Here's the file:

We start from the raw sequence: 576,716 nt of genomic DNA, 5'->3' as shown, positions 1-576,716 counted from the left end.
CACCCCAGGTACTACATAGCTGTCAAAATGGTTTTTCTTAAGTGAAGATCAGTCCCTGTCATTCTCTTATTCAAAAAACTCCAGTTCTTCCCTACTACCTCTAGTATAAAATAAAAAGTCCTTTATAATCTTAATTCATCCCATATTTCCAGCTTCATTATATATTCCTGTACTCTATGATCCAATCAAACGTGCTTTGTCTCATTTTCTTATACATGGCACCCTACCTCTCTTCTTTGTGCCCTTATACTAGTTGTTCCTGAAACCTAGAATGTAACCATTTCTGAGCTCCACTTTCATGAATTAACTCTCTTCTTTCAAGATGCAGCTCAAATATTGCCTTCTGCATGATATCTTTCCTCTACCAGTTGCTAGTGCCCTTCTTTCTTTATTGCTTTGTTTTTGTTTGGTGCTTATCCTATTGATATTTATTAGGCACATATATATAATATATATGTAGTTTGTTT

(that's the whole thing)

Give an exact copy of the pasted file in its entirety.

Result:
We start from the raw sequence: 576,716 nt of genomic DNA, 5'->3' as shown, positions 1-576,716 counted from the left end.
CACCCCAGGTACTACATAGCTGTCAAAATGGTTTTTCTTAAGTGAAGATCAGTCCCTGTCATTCTCTTATTCAAAAAACTCCAGTTCTTCCCTACTACCTCTAGTATAAAATAAAAAGTCCTTTATAATCTTAATTCATCCCATATTTCCAGCTTCATTATATATTCCTGTACTCTATGATCCAATCAAACGTGCTTTGTCTCATTTTCTTATACATGGCACCCTACCTCTCTTCTTTGTGCCCTTATACTAGTTGTTCCTGAAACCTAGAATGTAACCATTTCTGAGCTCCACTTTCATGAATTAACTCTCTTCTTTCAAGATGCAGCTCAAATATTGCCTTCTGCATGATATCTTTCCTCTACCAGTTGCTAGTGCCCTTCTTTCTTTATTGCTTTGTTTTTGTTTGGTGCTTATCCTATTGATATTTATTAGGCACATATATATAATATATATGTAGTTTGTTT